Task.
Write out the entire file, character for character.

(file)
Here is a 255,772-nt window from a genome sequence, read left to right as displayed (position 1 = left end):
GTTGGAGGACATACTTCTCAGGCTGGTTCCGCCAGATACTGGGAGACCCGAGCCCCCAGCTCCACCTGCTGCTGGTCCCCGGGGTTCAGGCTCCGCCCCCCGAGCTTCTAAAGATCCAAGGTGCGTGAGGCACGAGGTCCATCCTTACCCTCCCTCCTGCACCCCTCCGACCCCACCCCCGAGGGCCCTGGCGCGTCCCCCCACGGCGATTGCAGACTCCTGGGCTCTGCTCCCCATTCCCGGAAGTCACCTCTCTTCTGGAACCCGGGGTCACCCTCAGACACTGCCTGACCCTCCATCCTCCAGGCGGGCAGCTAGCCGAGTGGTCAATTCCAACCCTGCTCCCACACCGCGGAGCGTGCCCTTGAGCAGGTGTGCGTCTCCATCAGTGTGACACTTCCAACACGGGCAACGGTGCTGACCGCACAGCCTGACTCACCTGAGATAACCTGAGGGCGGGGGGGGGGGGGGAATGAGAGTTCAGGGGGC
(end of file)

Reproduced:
Here is a 255,772-nt window from a genome sequence, read left to right as displayed (position 1 = left end):
GTTGGAGGACATACTTCTCAGGCTGGTTCCGCCAGATACTGGGAGACCCGAGCCCCCAGCTCCACCTGCTGCTGGTCCCCGGGGTTCAGGCTCCGCCCCCCGAGCTTCTAAAGATCCAAGGTGCGTGAGGCACGAGGTCCATCCTTACCCTCCCTCCTGCACCCCTCCGACCCCACCCCCGAGGGCCCTGGCGCGTCCCCCCACGGCGATTGCAGACTCCTGGGCTCTGCTCCCCATTCCCGGAAGTCACCTCTCTTCTGGAACCCGGGGTCACCCTCAGACACTGCCTGACCCTCCATCCTCCAGGCGGGCAGCTAGCCGAGTGGTCAATTCCAACCCTGCTCCCACACCGCGGAGCGTGCCCTTGAGCAGGTGTGCGTCTCCATCAGTGTGACACTTCCAACACGGGCAACGGTGCTGACCGCACAGCCTGACTCACCTGAGATAACCTGAGGGCGGGGGGGGGGGGGGAATGAGAGTTCAGGGGGC